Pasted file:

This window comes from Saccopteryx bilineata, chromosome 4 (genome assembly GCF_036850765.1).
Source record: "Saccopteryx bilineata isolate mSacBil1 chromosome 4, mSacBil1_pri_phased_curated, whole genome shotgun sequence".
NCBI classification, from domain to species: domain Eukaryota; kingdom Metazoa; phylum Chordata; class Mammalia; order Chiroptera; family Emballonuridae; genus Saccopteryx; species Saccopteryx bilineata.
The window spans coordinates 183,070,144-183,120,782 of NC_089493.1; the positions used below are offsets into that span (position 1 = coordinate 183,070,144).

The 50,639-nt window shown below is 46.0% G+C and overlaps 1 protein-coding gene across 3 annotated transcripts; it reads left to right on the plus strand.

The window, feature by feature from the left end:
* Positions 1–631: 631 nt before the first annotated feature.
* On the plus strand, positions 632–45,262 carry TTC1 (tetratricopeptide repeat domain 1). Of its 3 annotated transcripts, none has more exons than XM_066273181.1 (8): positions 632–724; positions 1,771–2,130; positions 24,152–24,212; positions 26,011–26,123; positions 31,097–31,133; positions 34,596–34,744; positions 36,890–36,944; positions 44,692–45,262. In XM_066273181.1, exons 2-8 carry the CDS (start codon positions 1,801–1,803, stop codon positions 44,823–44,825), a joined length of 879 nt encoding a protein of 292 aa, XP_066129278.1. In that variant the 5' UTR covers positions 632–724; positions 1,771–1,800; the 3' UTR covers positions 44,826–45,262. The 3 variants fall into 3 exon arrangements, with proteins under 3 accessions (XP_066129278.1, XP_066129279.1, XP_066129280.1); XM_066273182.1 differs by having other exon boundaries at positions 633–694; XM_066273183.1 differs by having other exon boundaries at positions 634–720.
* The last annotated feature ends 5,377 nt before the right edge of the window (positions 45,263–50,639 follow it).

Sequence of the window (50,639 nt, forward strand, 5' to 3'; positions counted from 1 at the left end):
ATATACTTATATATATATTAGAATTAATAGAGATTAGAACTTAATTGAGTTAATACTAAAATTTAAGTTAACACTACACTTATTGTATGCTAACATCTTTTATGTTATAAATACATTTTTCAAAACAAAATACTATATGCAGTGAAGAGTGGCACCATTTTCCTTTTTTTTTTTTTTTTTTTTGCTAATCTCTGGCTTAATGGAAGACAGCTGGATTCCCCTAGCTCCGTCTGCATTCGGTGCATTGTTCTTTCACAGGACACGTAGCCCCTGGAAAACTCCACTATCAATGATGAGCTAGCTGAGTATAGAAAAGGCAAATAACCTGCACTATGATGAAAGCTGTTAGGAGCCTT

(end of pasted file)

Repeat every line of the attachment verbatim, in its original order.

This window comes from Saccopteryx bilineata, chromosome 4 (genome assembly GCF_036850765.1).
Source record: "Saccopteryx bilineata isolate mSacBil1 chromosome 4, mSacBil1_pri_phased_curated, whole genome shotgun sequence".
NCBI classification, from domain to species: domain Eukaryota; kingdom Metazoa; phylum Chordata; class Mammalia; order Chiroptera; family Emballonuridae; genus Saccopteryx; species Saccopteryx bilineata.
The window spans coordinates 183,070,144-183,120,782 of NC_089493.1; the positions used below are offsets into that span (position 1 = coordinate 183,070,144).

The 50,639-nt window shown below is 46.0% G+C and overlaps 1 protein-coding gene across 3 annotated transcripts; it reads left to right on the plus strand.

The window, feature by feature from the left end:
* Positions 1–631: 631 nt before the first annotated feature.
* On the plus strand, positions 632–45,262 carry TTC1 (tetratricopeptide repeat domain 1). Of its 3 annotated transcripts, none has more exons than XM_066273181.1 (8): positions 632–724; positions 1,771–2,130; positions 24,152–24,212; positions 26,011–26,123; positions 31,097–31,133; positions 34,596–34,744; positions 36,890–36,944; positions 44,692–45,262. In XM_066273181.1, exons 2-8 carry the CDS (start codon positions 1,801–1,803, stop codon positions 44,823–44,825), a joined length of 879 nt encoding a protein of 292 aa, XP_066129278.1. In that variant the 5' UTR covers positions 632–724; positions 1,771–1,800; the 3' UTR covers positions 44,826–45,262. The 3 variants fall into 3 exon arrangements, with proteins under 3 accessions (XP_066129278.1, XP_066129279.1, XP_066129280.1); XM_066273182.1 differs by having other exon boundaries at positions 633–694; XM_066273183.1 differs by having other exon boundaries at positions 634–720.
* The last annotated feature ends 5,377 nt before the right edge of the window (positions 45,263–50,639 follow it).

Sequence of the window (50,639 nt, forward strand, 5' to 3'; positions counted from 1 at the left end):
ATATACTTATATATATATTAGAATTAATAGAGATTAGAACTTAATTGAGTTAATACTAAAATTTAAGTTAACACTACACTTATTGTATGCTAACATCTTTTATGTTATAAATACATTTTTCAAAACAAAATACTATATGCAGTGAAGAGTGGCACCATTTTCCTTTTTTTTTTTTTTTTTTTTGCTAATCTCTGGCTTAATGGAAGACAGCTGGATTCCCCTAGCTCCGTCTGCATTCGGTGCATTGTTCTTTCACAGGACACGTAGCCCCTGGAAAACTCCACTATCAATGATGAGCTAGCTGAGTATAGAAAAGGCAAATAACCTGCACTATGATGAAAGCTGTTAGGAGCCTT